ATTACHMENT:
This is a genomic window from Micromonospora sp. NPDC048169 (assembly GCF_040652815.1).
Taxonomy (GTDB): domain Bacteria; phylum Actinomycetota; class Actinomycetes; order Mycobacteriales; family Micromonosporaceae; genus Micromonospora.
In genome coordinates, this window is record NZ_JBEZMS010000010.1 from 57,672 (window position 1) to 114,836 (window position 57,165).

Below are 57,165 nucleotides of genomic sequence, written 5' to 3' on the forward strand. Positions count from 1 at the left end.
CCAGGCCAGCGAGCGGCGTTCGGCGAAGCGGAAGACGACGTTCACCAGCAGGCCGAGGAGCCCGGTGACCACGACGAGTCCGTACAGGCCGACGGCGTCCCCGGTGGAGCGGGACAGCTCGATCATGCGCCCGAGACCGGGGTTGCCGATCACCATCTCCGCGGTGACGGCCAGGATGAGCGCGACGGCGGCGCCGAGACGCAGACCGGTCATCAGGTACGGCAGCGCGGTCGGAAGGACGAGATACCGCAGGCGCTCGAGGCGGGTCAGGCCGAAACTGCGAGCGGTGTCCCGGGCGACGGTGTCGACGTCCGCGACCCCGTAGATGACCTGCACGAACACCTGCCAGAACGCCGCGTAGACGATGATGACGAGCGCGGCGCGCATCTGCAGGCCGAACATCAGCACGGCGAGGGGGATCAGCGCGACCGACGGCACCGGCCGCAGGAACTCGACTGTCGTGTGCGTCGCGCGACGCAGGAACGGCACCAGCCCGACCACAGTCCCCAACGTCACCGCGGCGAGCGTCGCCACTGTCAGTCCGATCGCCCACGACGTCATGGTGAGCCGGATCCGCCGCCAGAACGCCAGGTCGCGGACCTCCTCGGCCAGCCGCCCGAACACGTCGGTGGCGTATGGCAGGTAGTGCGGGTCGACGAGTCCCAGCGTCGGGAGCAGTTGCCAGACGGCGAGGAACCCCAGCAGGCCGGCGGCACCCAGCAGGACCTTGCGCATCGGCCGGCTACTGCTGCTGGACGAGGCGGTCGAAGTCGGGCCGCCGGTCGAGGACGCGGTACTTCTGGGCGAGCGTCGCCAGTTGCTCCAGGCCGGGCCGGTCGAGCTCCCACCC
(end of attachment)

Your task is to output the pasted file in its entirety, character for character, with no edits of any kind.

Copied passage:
This is a genomic window from Micromonospora sp. NPDC048169 (assembly GCF_040652815.1).
Taxonomy (GTDB): domain Bacteria; phylum Actinomycetota; class Actinomycetes; order Mycobacteriales; family Micromonosporaceae; genus Micromonospora.
In genome coordinates, this window is record NZ_JBEZMS010000010.1 from 57,672 (window position 1) to 114,836 (window position 57,165).

Below are 57,165 nucleotides of genomic sequence, written 5' to 3' on the forward strand. Positions count from 1 at the left end.
CCAGGCCAGCGAGCGGCGTTCGGCGAAGCGGAAGACGACGTTCACCAGCAGGCCGAGGAGCCCGGTGACCACGACGAGTCCGTACAGGCCGACGGCGTCCCCGGTGGAGCGGGACAGCTCGATCATGCGCCCGAGACCGGGGTTGCCGATCACCATCTCCGCGGTGACGGCCAGGATGAGCGCGACGGCGGCGCCGAGACGCAGACCGGTCATCAGGTACGGCAGCGCGGTCGGAAGGACGAGATACCGCAGGCGCTCGAGGCGGGTCAGGCCGAAACTGCGAGCGGTGTCCCGGGCGACGGTGTCGACGTCCGCGACCCCGTAGATGACCTGCACGAACACCTGCCAGAACGCCGCGTAGACGATGATGACGAGCGCGGCGCGCATCTGCAGGCCGAACATCAGCACGGCGAGGGGGATCAGCGCGACCGACGGCACCGGCCGCAGGAACTCGACTGTCGTGTGCGTCGCGCGACGCAGGAACGGCACCAGCCCGACCACAGTCCCCAACGTCACCGCGGCGAGCGTCGCCACTGTCAGTCCGATCGCCCACGACGTCATGGTGAGCCGGATCCGCCGCCAGAACGCCAGGTCGCGGACCTCCTCGGCCAGCCGCCCGAACACGTCGGTGGCGTATGGCAGGTAGTGCGGGTCGACGAGTCCCAGCGTCGGGAGCAGTTGCCAGACGGCGAGGAACCCCAGCAGGCCGGCGGCACCCAGCAGGACCTTGCGCATCGGCCGGCTACTGCTGCTGGACGAGGCGGTCGAAGTCGGGCCGCCGGTCGAGGACGCGGTACTTCTGGGCGAGCGTCGCCAGTTGCTCCAGGCCGGGCCGGTCGAGCTCCCACCC